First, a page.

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Popular video game creator retires after backlash to political donations: 'I'm Christian, pro-life'

Five Night's at Freddy's
Five Night's at Freddy's game cover |

Scott Cawthon, the creator of the popular horror video game “Five Nights at Freddy’s,” is retiring from the game franchise after online backlash to donations he made to conservative politicians. He assured that he is “Republican," "Christian" and "pro-life."

Cawthon came under fire this month for donations he made to several politicians, including former President Donald Trump, other prominent Republicans, and Democrat former U.S. Rep. Tulsi Gabbard, D-Hawaii.

According to GameRant, fans of Cawthon’s game franchise voiced outrage online when it was revealed that he is donating to conservative politicians disliked by his LGBT fanbase. 

Fans searched for Cawthon on Open Secrets and found donations to politicians like Trump, Senate Minority Leader Mitch McConnell, first-term Alabama Sen. Tommy Tuberville and the National Republican Senatorial Committee in the last two years. He also donated to 2016 presidential candidate Ben Carson in 2015. 

The "Five Nights At Freddy’s" series is prominent among gamers and many fans took to Twitter and Reddit to slam Cawthon’s and his donations. The game even began to trend on Twitter because of the chatter surrounding his giving. 

Cawthon broke his silence on Monday and posted on the “Five Nights at Freddy’s” subreddit to say that he is unapologetic about his beliefs and donations. He said his critics are intolerant for “endless apologies and submission.”

“I’d like to think that the last seven years would have given me the benefit of the doubt in regards to how I try to treat people, but there I was, trending on Twitter for being a homophobe, getting doxed, with people threatening to come to my house,” he wrote. “All this because I exercised my right, and my duty, as an American citizen, to vote for and support the candidates who I felt could best run the country, for everyone, and that’s something that I won’t apologize for.”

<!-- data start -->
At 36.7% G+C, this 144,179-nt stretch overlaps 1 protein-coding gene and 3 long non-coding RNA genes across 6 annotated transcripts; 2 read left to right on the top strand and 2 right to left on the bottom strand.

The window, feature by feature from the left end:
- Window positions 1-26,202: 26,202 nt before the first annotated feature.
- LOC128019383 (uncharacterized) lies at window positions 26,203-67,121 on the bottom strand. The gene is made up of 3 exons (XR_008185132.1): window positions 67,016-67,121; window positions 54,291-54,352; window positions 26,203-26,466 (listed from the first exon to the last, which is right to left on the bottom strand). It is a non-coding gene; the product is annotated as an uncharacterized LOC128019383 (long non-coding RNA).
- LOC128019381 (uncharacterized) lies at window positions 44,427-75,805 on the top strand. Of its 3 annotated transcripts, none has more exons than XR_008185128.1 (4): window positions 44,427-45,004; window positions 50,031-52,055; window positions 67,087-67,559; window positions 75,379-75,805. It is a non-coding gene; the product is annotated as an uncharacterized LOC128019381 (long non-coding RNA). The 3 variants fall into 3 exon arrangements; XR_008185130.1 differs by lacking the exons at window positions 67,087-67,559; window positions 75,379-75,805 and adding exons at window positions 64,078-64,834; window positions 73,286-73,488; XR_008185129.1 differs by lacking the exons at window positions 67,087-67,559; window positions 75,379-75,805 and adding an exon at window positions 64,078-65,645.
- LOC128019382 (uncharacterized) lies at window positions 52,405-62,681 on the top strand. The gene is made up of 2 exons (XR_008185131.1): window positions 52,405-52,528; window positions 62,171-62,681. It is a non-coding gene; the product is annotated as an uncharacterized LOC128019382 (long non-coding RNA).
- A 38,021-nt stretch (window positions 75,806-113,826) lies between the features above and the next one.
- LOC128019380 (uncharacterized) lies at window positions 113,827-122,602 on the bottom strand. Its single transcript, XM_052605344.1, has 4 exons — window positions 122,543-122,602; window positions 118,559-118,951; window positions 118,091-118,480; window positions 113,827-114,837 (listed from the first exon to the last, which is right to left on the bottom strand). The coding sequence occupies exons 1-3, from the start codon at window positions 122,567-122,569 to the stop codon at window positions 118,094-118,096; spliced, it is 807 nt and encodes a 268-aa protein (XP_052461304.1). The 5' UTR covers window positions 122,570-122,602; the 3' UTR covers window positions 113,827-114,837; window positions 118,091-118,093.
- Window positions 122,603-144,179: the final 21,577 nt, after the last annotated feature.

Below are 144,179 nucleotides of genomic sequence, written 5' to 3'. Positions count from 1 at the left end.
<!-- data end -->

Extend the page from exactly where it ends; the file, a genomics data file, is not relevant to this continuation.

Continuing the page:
The creator said he supports all people, including men, women, white people, black people, and Republicans and Democrats. 

“And yes, I supported President Trump, because I felt he was the best man to fuel a strong economy and stand up to America’s enemies abroad, of which there are many," he wrote. "Even if there were candidates who had better things to say to the LGBT community directly, and bigger promises to make, I believed that their stances on other issues would have ended up doing much greater harm to those communities than good.”

“I’m a republican. I’m a Christian. I’m pro-life. I believe in God. I also believe in equality, and in science, and in common sense,” Cawthon declared. “Despite what some may say, all of those things can go together. That’s not an apology or promise to change, it’s the way it’s always been.”

Cawthon knew his explanation would still fall on deaf ears and concluded by saying he no longer made the game to make money and is not afraid to be "cancelled."

"If I get cancelled, then I get cancelled," he wrote. "I don't do this for the money anymore; I do it because I enjoy it. If people think I'm doing more harm than good now, then maybe it's better that I get cancelled and retire. I would accept that. I've had a fulfilling career. Besides, most things that people can take from you are things that never had much value to begin with."

Following his response, the "Five Nights at Freddy's" creator announced his retirement on his website. He said he will choose a successor. Cawthon’s statement came after they announced the delay of the first Triple-A title and the 10th installment of the series, “Five Nights at Freddy's: Security Breach.”

"As I realize that I was in my mid-30s when I created the series and now I'm approaching my mid-40s, I realize that I miss a lot of things that I got to focus on before FNAF became such a success," he wrote. "I miss making games for my kids, I miss doing it just for fun, and I missing making rpgs [role-playing games] even though I stink at it."

Although some threatened to boycott the franchise, “#istandwithscott” also trended on Twitter following the controversy.

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